Should you stop eating sugar?

Updated: Oct 7, 2020


Why is it so hard to stop eating sugar?

It is hard to stop eating sugar because we crave sugar from birth. Breast milk is high in sugar. The sugar in breast milk breaks down into carbohydrates which stimulates the release of hormones that promotes relaxation and helps with the bonding process between mother and child. This craving continues throughout life.

Also, some people are genetically more prone to sugar addiction than others. Researchers have found that humans possess variations in certain genes that are responsible for our sweet taste preference. Individuals who are born with a variation in this "sugar" gene tend to consume more sugar than those who don't have the genetic variations. According to researchers, this may be due to their body sensitivity to the amount of sugar in their blood (1).

Should you stop eating sugar?

For years, “health experts” have been suggesting people eliminate sugar from their diet completely. However, this is not practical or advisable. Sugar is not to be feared. It’s just not meant to be consumed in excess.

Eliminating sugar is nearly impossible--it is contained in almost all foods in either a natural or processed (refined) form. Distinguishing between these two forms of sugar is very important! Natural sugar is found in fruits and vegetables which contain fiber to slow the absorption of glucose into the blood. Processed sugar is refined and, like high fructose corn syrup, is added in large quantities to fruit juices, sweetened beverages, ice cream, and baked goods. Processed sugar contains no nutrients and gets into the bloodstream very quickly which causes spikes in blood sugar levels.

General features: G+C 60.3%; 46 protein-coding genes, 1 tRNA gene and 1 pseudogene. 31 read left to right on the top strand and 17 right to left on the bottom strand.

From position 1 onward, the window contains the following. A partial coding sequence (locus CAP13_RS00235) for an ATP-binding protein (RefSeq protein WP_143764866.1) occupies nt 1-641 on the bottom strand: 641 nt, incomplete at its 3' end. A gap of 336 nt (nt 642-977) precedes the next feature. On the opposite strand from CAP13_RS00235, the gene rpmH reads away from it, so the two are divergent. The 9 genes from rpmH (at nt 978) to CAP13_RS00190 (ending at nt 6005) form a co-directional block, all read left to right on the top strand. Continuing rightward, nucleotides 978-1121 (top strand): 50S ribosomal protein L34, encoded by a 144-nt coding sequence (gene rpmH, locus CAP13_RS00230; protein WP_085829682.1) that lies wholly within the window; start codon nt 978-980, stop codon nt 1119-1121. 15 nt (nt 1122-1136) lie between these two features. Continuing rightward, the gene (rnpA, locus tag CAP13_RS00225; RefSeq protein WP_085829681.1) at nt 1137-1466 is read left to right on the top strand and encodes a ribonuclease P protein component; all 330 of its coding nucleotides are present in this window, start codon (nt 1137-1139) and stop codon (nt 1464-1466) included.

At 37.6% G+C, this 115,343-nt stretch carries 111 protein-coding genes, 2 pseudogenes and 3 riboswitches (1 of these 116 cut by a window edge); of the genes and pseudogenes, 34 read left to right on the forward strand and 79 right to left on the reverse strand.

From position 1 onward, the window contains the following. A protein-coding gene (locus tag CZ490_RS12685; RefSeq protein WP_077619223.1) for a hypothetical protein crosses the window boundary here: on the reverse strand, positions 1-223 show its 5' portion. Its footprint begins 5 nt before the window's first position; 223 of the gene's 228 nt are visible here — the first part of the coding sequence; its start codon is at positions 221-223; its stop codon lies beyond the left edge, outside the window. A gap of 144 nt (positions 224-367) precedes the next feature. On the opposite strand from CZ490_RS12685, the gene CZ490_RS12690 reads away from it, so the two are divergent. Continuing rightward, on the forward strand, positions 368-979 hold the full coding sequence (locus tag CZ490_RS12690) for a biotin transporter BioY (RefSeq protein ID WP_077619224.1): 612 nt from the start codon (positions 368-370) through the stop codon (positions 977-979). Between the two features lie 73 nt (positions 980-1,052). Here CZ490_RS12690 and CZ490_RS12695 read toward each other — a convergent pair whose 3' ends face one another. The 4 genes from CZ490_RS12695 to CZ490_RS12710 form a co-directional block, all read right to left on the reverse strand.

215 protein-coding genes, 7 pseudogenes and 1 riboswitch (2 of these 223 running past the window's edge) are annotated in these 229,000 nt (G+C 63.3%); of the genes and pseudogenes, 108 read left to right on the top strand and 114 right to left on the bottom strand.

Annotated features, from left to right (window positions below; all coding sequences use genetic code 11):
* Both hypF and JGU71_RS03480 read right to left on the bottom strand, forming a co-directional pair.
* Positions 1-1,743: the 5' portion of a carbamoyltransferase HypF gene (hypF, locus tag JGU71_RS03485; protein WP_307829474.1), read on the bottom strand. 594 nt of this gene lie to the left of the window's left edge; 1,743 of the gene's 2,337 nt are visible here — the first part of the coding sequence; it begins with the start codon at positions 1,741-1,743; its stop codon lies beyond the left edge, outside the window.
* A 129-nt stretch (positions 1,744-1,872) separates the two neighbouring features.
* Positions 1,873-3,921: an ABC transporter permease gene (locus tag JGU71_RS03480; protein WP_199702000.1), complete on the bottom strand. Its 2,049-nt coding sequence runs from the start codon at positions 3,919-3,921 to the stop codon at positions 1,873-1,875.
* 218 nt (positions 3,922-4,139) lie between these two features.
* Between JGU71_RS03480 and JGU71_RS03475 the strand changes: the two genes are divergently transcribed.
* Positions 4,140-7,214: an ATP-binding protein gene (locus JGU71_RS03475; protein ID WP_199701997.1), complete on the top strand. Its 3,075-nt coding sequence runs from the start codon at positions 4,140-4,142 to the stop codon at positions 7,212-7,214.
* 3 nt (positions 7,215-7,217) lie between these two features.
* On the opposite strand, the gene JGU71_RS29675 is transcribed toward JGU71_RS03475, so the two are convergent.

Although our body processes all sugar the same way, the natural sugar found in fruits has much greater nutritional value and a positive impact on the body. Since fruits and vegetables are an important part of all healthy diets, eliminating sugar entirely is not advisable.

How can I cut back on sugar?

You may want to reduce sugar intake because you “have the sweet gene”, are prediabetic or diabetic, or just want to eat healthier. Here are some tips:

1. Eat naturally sweet fruits

Fruits are filled with lots of essential vitamins, minerals and fiber. When fresh fruits are not in season, frozen fruits are a great alternative. Fruits low in sugar include avocado, raspberries, strawberries, tomatoes, and blueberries.

2. Use sugar alternatives

There are many sugar alternatives on the market which are generally not any better than the real thing. Although some of these sugar alternatives contain substances known to have possible health benefits, there are similar foods such as blueberries and green tea that also provide the same benefits. Here are a few alternatives that may help satisfy your sweet tooth:

  • Raw local organic honey. For those who want to lose weight, honey is a good choice because it has fewer calories than table sugar. It is also 50% sweeter than refined sugar.


  • Pure maple syrup. This is a lot like honey but has a lower sugar content. Maple syrup contains compounds called polyphenols that may help control blood sugar levels. The darkest color (Grade B) is the most flavorful which makes it one of my favorite sweeteners, especially when baking.


  • Organic stevia extract. This is a powdered or liquid extract from the plant, Stevia Rebaudiana, that tastes a bit sweet and bitter. It is 100 or more times sweeter than sugar and has zero calories. It is a good option for most people. But use it sparingly when stirring into coffee or baking.


Other possible options include xylitol, erythritol and monk fruit.

It is important to note that honey and maple syrup are not good options for those who are prediabetic or have type 2 diabetes. For others, limit intake of these sugar alternatives to one serving a day.

Stopping the consumption of sugar is not easy – it requires that you find healthier alternatives that will give you just the bit of sweetness you crave.

References:

1. Diószegi, J., Llanaj, E., & Ádány, R. (2019). Genetic Background of Taste Perception, Taste Preferences, and Its Nutritional Implications: A Systematic Review. Frontiers in genetics, 10, 1272. https://doi.org/10.3389/fgene.2019.01272

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